Russian opposition parties form anti-Putin alliance
The political party founded by murdered Russian dissident Boris Nemtsov is to join forces with another opposition party ahead of Russia's 2016 elections.
RPR-Parnas will share a joint platform with the Party of Progress, founded by opposition activist Alexei Navalny.
Russia's political opposition has in recent years been riven by infighting, weakening its ability to challenge President Vladimir Putin.
A former deputy prime minister, Nemtsov was gunned down in Moscow in February.
In a joint statement on Friday, the two parties called on opposition figures to "consolidate on a common platform of a rejection of lies, corruption and aggression".
Mikhail Kasyanov, co-chairman of RPR-Parnas and a former prime minister, said the parties would form an alliance rather than merge.
Mr Kasyanov later announced they had been joined by a third party, Democratic Choice, led by a former energy minister, according to Russia's Interfax news agency.
"We expect that our movement will continue and other opposition parties will join us," Mr Kasyanov said.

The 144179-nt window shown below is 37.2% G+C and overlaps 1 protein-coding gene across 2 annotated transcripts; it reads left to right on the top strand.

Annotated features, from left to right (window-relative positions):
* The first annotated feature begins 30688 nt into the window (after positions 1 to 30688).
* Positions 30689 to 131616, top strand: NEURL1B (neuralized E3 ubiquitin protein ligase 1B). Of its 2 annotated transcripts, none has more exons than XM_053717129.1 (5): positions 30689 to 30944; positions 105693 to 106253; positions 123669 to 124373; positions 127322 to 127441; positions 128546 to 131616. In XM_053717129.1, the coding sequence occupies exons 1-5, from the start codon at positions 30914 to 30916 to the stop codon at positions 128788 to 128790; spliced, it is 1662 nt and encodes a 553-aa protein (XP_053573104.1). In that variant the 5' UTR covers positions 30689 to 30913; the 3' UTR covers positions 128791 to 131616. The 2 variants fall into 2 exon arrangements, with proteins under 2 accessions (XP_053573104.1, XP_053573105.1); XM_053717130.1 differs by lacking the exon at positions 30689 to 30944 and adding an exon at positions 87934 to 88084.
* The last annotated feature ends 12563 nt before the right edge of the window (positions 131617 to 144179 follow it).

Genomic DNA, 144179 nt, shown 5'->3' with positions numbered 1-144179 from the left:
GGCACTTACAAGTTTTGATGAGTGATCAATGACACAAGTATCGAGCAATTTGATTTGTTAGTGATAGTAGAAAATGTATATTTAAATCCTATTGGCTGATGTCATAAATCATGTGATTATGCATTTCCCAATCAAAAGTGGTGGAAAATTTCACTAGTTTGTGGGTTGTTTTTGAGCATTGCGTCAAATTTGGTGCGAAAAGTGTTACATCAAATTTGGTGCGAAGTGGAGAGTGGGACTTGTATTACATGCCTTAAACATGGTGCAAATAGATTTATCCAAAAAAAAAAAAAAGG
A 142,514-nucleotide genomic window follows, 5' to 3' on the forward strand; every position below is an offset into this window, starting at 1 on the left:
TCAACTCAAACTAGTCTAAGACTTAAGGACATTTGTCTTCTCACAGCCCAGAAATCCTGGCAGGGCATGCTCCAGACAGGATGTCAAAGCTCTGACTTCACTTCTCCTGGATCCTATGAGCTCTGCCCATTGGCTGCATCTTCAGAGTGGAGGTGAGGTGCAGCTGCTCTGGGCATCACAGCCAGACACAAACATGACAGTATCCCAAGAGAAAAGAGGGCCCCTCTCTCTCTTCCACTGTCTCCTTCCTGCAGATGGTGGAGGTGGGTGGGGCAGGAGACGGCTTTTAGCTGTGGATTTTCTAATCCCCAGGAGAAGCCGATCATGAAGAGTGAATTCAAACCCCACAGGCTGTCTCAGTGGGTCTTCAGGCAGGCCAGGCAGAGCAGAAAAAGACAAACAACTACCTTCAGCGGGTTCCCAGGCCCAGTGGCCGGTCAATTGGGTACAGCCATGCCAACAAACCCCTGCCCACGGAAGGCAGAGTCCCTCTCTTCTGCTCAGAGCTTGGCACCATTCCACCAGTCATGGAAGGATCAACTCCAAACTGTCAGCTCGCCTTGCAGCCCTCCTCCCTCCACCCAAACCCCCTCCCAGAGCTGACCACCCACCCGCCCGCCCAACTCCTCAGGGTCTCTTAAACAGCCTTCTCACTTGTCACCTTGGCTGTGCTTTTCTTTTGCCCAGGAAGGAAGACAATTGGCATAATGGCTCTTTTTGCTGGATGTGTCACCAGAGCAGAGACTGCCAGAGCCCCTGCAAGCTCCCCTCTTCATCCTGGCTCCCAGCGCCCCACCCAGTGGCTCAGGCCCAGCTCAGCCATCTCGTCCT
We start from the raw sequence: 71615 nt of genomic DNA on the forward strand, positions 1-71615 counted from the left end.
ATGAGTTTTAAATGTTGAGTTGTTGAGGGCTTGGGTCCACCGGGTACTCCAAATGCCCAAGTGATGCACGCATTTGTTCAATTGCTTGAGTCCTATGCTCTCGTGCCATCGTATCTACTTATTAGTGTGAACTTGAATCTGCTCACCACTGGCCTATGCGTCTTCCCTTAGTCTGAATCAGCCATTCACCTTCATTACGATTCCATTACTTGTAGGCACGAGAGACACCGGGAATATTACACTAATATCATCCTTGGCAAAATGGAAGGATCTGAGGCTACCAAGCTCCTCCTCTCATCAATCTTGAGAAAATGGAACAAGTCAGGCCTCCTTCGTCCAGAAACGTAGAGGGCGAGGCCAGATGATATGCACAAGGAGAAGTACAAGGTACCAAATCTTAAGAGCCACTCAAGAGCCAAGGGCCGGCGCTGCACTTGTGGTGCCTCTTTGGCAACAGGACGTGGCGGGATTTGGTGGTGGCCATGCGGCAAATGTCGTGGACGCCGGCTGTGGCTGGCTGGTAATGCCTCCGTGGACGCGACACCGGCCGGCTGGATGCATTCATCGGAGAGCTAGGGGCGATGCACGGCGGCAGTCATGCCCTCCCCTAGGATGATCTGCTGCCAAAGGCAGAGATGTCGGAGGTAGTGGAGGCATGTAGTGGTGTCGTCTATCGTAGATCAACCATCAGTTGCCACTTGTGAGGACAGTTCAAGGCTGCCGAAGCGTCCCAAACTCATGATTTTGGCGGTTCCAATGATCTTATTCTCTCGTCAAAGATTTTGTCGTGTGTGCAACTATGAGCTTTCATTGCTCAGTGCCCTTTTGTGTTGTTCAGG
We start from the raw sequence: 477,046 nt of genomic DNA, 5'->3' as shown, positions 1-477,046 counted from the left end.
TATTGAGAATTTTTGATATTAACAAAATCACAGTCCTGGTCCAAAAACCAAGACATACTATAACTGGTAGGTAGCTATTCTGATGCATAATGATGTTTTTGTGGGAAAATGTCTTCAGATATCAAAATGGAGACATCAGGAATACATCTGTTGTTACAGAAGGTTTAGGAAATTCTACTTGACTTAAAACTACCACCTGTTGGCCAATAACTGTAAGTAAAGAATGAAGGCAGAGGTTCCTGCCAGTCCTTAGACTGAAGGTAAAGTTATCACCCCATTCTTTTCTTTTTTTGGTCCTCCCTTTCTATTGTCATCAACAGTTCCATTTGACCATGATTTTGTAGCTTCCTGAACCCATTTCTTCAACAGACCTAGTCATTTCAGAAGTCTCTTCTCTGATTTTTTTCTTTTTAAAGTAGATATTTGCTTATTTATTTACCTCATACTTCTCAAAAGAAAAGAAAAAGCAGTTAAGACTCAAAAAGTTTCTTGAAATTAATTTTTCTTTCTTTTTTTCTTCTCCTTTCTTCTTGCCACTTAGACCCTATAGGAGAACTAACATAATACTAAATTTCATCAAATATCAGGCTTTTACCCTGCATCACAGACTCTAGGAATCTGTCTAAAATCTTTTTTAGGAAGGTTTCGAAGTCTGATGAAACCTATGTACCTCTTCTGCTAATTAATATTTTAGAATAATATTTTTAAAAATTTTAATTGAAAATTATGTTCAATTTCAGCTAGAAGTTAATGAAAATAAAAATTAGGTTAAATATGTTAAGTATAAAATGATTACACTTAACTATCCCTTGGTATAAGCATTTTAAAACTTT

The parties said they would begin by running together in regional elections due to be held in 2015 before the full parliamentary elections due in 2016.
Mr Navalny, an activist and regular blogger, is among Russia's most prominent opposition figures. He has twice been convicted of embezzlement, spending time in jail in 2013 and receiving a three-and-a-half year suspended sentence in December last year.
Mr Navalny denied the charges in both cases, saying the trials were politically motivated.
Critics of Mr Putin accused him of being behind the murder of Mr Nemtsov, who was shot dead near Moscow's Red Square as he walked home with his partner.
Mr Putin denied having any involvement.
As the two parties made their announcement on Friday, Russia's state news agency released what it said was an extract from a confession by Mr Nemtsov's killer.
Zaur Dadayev, a Chechen policeman who was arrested with four alleged accomplices days after the murder, was initially said by authorities to have confessed to the crime.
But a member of Russia's human rights council who visited Mr Dadayev in prison said there was evidence the policeman had been tortured into giving his confession.
Mr Dadayev himself said there was no evidence against him, and that he had made a confession after being threatened with death.